Toshiba 39L4300U LED TV Review
A terrible smart platform mars this otherwise above-average TV.
We’ve already seen Toshiba’s flagship television for 2013, the L7300U, and what it has to offer: a new smart platform, a keyboard, and a fancy stand. Today, we’re looking at the L4300U, which is the model right below Toshiba’s flagship. What luxuries are we missing? The keyboard is gone, and so is the unique stand. At least Toshiba’s brand new smart platform—Cloud TV—is still here, right?
Toshiba is capable of crafting a solid TV, which the L4300U is, but its smart platform is an exercise in frustration. If you want internet features on your next television, look elsewhere. If you want a TV with killer audio and a surprisingly good black level, keep reading.
A retro-styled display with a frustrating remote
One person in our office said the L4300U looks like something from the 80s. True, its black and grey design, crafted from chintzy plastic, resembles a Delorean… or an older iMac. Isn’t that part of the appeal, though? For the record, I think it’s attractive.
On the left, you’ll find a smattering of ports. HDMI, VGA, USB—they’re all accounted for. Unfortunately, the L4300U’s theme of “chintzy plastic” continues on the backside. Yes, it’s nitpicking to call this out, but we’ve seen Toshiba do much better in terms of build quality.
Speaking of quality, Toshiba's remote deserves a special mention. We usually don’t call attention to a TV’s remote unless it’s truly unique. This one looks basic enough, with an attractive grey and black color scheme to match the TV. There is a glaring flaw, though: The Menu button is nearly impossible to find. Take a look:
Would you ever guess that this tiny button labeled “Setup” is for the TV’s menu? I didn’t either.
Menu & Smart Features
Rather than fluffy and soft, Cloud TV is thorny and irritating.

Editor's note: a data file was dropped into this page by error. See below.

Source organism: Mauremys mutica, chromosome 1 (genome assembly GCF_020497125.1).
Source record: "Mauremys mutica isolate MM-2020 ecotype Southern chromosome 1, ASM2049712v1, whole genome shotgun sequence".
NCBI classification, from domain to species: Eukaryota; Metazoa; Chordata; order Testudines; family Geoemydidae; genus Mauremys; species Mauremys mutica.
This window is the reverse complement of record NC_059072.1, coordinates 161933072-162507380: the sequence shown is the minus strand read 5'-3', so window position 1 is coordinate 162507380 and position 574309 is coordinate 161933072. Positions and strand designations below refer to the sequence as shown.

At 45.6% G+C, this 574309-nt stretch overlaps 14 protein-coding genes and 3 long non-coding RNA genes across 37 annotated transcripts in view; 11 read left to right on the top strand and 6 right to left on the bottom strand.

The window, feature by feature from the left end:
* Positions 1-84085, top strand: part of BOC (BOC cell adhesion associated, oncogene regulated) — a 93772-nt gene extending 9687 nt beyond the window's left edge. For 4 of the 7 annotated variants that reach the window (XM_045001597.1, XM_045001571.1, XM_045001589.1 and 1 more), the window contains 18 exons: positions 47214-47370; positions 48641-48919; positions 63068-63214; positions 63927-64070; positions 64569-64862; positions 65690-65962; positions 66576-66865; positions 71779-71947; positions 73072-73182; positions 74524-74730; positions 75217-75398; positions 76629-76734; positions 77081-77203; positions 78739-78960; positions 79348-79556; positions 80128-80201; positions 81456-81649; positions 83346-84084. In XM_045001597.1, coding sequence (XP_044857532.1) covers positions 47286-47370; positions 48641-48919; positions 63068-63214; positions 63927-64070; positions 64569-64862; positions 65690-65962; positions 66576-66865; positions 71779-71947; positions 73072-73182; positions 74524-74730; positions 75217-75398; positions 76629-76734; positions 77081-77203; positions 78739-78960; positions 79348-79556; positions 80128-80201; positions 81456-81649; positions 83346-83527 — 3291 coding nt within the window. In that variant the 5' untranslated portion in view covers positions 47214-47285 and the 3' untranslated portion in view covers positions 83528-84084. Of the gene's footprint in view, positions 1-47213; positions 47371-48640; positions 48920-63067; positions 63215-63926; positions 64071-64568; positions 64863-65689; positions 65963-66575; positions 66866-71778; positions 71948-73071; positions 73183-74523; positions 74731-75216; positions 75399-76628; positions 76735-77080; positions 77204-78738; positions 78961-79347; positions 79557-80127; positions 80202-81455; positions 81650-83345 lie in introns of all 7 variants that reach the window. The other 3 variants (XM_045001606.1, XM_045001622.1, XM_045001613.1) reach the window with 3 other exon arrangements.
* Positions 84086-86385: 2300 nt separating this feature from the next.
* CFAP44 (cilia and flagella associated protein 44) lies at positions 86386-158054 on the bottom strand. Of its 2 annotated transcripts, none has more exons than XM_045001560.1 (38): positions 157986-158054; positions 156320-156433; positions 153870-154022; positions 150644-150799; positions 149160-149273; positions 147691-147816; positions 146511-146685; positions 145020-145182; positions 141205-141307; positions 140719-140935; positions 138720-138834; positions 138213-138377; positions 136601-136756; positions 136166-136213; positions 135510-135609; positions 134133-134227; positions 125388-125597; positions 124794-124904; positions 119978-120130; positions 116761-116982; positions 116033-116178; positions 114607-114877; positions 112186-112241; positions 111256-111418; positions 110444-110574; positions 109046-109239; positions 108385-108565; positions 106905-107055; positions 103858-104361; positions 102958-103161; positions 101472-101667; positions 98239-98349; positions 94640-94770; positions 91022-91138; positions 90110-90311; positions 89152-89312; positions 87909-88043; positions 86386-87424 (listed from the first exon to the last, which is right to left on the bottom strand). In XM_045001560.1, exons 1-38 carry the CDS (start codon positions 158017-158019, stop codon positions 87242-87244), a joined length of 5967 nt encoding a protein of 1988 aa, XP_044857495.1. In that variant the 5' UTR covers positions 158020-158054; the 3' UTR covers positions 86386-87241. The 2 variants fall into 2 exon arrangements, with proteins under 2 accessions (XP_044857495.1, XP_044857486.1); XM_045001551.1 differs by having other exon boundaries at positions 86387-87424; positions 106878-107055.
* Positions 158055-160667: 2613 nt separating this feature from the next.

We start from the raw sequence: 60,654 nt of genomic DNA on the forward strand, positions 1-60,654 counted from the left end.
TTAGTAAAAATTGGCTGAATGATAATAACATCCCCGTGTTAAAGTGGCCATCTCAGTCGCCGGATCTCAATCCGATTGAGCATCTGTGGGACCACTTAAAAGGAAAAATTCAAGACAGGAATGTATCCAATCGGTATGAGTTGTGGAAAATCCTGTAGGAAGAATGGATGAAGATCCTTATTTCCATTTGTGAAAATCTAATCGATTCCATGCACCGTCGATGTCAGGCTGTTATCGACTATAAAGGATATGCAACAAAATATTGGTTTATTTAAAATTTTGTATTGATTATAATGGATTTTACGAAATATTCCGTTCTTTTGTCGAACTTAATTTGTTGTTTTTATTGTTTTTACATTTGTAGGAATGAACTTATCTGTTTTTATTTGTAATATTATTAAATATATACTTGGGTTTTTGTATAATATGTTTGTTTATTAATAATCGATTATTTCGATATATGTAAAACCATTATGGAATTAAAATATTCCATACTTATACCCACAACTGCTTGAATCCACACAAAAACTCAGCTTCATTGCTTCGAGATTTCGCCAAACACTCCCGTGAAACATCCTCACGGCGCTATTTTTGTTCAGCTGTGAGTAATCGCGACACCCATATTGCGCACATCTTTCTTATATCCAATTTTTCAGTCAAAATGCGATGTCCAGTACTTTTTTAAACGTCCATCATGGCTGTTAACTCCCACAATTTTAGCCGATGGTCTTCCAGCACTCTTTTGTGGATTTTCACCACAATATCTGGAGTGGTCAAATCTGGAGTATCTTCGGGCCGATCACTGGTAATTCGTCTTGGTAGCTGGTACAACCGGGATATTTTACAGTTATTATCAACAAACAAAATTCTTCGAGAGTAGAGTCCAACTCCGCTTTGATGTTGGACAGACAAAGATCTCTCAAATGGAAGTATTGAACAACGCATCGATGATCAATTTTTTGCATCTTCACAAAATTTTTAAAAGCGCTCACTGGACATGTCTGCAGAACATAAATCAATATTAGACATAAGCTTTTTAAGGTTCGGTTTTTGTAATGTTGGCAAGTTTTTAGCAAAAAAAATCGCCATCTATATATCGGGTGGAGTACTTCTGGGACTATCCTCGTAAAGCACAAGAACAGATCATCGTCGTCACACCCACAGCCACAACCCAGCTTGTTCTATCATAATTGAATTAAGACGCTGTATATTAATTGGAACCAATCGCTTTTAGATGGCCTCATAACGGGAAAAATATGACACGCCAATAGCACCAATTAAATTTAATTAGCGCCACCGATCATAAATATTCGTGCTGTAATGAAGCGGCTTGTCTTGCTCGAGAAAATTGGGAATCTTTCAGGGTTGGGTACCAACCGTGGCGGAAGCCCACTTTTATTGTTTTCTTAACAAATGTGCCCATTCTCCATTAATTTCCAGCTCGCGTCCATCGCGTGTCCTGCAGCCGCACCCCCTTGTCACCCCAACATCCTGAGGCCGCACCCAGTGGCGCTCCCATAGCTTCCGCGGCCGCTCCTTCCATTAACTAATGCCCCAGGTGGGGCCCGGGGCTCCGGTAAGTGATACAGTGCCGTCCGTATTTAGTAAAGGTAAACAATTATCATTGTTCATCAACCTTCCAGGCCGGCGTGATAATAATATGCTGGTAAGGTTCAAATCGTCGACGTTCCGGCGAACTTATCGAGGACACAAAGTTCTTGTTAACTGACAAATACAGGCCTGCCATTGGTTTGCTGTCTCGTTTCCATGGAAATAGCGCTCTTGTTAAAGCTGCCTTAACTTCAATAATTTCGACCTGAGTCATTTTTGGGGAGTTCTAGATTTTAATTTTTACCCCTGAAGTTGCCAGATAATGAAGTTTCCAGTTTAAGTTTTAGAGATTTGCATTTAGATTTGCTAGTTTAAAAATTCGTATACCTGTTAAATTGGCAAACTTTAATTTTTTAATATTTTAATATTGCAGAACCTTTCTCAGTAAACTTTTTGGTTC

Cloud TV is Toshiba’s newly redesigned smart platform, although “sluggish” is a better way to describe it. There are plenty of great ideas to be found: a cable TV interface, a customizable home screen, and streaming apps like Netflix and Hulu. But did we mention it’s sluggish?
Sadly, Cloud TV isn’t just a little slow—it’s frustratingly slow. Pressing the button with the house icon brings you to Cloud TV’s home screen, but sometimes it takes about five seconds to load it. What do you do? You press the button again. That same button will also close the home screen, so when it eventually loads up, it’ll close shortly after. That’s basically the Cloud TV experience.
The sluggishness doesn’t apply to just smart features, though: Toshiba’s menu interface is also slothful, although not to the same degree that Cloud TV is. Still, adjusting picture or sound settings is a chore on this interface. What gives, Toshiba?
The picture looks acceptable, but the sound is top-notch.
Its smart features may be cruddy, but at least the Toshiba L4300U produces a solid picture. Cable and Blu-ray content looked more than acceptable, a feat made possible by the TV’s excellent contrast. The L4300U is able to show deep black levels—deep enough that we typically don’t see them on LED televisions. Combined with a solid peak brightness, you’ll be able to view this TV in any setting, sunny or dark.
Colors were decent: Blues looked slightly more vivid than they should, while reds appeared muted, although that didn’t detract much from the overall picture quality. Motion performance was also acceptable. We viewed meltdowns on the Maury show and sports highlights—both looked commendable, with no traces of artifacting.
One feature we absolutely need to point out is the superb audio quality on this set. Toshiba has a partnership with speaker company Audyssey, and the benefit of their friendship is immediately noticeable: Movies and TV shows sound great without even touching the sound options. We’re seriously in love with these speakers, which you can also find on Toshiba’s entry-level L2300U series.
Without Cloud TV, this would be an impressive display for the price.
Toshiba’s L4300U is a tough pill to swallow. It offers a design that some will find very appealing, but its smart platform and menu interface are downright frustrating. Fortunately, it has decent picture quality. That’s like a sandwich with great bread, but rotten meat.
At least the L4300U isn’t too expensive. A 39-inch model retails for $699, but Toshiba sells it for $519. This is a reasonable price for a 39-inch display, especially for one that has an acceptable picture quality and top-notch speakers. But why get this model when you can get Toshiba's L2300U for $100 less? That series offers practically the same picture, but no annoying smart platform. The choice is obvious to us.
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